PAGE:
COSTA MESA — A group of 14 Norbertine priests from St. Michael’s Abbey collaborated with the Pacific Symphony Orchestra for three “Cathedrals of Sound” concerts Oct. 23 through 25 at the Renée and Henry Segerstrom Concert Hall, performing their signature Gregorian chant.
The Norbertines paired with the celebrated organist Paul Jacobs and later joined the Pacific Symphony to punctuate Ottorino Respighi’s richly textured work, “Church Windows.”
It was the second appearance with the symphony for both the Norbertines and Jacobs.
The unusually programmed concert actually was presented in three parts. As concertgoers arrived in the hall, the Norbetine fathers performed chant selections, alternating with Jacobs and backed by special lighting to enhance the contemplative nature of the music.
“They set an incredibly peaceful and contemplative and meditative atmosphere in the concert hall, which helped prepare all the audience members who had been white-knuckling up and down the 405 to get into a different frame of mind, one in which they could later enjoy two great works that were both steeped in the tradition of Gregorian chant,” said Pacific Symphony Music Director Carl St. Clair.
The score for “Church Windows,” the main selection in the first half of the program, does not call for singers, but St. Clair made a creative decision to include them, with what he said was great success.
“‘Church Windows’ is a tone poem in a series of four movements [that represent] four pictures, all inspired by stained glass windows—The Flight Into Egypt, Saint Michael the Archangel, The Matins of Saint Claire and Saint Gregory the Great,” said St. Clair. “I got the idea that since the works were so rooted in Gregorian chant that we should begin and interweave between the movements some appropriately selected liturgical text and prayers that we would have the Norbertines sing to link them. And it worked beautifully in the concert hall.”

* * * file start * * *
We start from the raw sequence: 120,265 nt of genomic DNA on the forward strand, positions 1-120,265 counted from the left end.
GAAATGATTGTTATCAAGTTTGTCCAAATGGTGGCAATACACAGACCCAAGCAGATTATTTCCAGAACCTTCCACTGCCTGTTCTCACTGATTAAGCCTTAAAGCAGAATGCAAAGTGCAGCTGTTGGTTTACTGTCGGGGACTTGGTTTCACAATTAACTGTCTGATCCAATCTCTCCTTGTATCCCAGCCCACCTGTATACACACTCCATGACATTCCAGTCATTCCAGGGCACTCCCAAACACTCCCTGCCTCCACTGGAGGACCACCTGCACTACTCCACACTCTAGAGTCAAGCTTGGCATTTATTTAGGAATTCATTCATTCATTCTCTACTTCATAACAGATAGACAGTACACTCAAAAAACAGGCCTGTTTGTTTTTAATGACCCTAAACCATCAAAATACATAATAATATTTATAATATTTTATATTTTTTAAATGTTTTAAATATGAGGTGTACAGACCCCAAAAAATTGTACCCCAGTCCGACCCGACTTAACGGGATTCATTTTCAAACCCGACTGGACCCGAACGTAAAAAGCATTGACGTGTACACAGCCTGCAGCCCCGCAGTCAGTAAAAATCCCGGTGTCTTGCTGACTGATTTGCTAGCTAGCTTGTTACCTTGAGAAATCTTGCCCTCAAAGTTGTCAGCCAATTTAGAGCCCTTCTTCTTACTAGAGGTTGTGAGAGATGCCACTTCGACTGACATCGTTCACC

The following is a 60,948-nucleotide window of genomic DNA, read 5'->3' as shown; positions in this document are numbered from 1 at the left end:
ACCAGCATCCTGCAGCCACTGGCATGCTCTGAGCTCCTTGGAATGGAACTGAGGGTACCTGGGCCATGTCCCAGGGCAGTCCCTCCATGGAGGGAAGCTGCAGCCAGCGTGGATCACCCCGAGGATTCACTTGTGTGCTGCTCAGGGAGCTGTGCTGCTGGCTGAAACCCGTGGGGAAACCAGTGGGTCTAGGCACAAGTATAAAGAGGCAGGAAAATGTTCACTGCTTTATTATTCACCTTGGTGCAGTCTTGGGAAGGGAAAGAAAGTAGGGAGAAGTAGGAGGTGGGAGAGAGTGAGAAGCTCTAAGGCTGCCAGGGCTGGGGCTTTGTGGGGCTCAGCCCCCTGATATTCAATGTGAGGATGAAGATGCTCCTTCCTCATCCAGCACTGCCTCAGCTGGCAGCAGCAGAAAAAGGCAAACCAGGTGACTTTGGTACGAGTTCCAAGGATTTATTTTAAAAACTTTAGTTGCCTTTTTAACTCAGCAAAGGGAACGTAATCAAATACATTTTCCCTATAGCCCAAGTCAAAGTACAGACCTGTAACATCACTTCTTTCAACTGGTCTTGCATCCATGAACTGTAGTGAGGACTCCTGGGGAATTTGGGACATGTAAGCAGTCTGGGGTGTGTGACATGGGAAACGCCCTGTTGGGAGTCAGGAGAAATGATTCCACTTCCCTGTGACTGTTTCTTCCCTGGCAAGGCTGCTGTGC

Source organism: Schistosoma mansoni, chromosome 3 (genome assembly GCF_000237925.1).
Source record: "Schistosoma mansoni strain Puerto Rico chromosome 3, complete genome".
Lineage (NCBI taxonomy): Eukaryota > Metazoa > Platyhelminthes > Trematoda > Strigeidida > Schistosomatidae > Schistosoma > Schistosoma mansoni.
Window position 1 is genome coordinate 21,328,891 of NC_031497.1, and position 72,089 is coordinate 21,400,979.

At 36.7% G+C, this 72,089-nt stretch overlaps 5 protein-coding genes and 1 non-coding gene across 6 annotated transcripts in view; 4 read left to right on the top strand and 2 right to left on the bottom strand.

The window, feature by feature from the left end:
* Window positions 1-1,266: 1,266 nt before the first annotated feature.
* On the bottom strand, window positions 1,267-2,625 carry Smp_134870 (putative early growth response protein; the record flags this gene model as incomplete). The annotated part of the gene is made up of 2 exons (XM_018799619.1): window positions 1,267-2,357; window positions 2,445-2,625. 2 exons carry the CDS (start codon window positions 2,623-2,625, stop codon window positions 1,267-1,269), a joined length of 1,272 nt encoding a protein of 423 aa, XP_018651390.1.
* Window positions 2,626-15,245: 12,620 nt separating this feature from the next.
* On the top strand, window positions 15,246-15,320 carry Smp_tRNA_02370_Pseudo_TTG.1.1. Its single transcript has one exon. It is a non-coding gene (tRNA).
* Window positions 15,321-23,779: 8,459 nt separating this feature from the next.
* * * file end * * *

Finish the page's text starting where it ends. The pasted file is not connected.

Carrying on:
The priests served a similar function in 2010 when they performed with the orchestra and “helped contextualize and frame Bruckner’s Ninth Symphony, which is dedicated to the greatness of God,” said St. Clair.
“The longtime Pacific Symphony conductor said the Norbertines acted as an unusual and positive catalyst. “They’re tremendous,” he said. “Their presence just changes the concert hall from a normal place where concerts happen to a place where you can really experience spirituality in music.
“They have a unique identity in their sound. And what they’re doing when they’re chanting is the human singing voice, but actually they’re praying. It’s prayer through song. The message, then, for me, comes from a different place.”
The priest-singers actually provided a preview of coming attractions in the first chant they performed: a setting of the Introit. It is the same Introit setting that is employed in the first movement of Maurice Duruflé’s “Requiem,” which was the work on the second half of the concert and featured the singers of the Pacific Chorale, baritone William Berger and mezzo-soprano Elise Quagliata.
St. Clair said the first concert in the series “was very spiritually uplifting. I received so many comments [later] saying how deeply spiritual it was. People really felt they were at something more than just a concert.”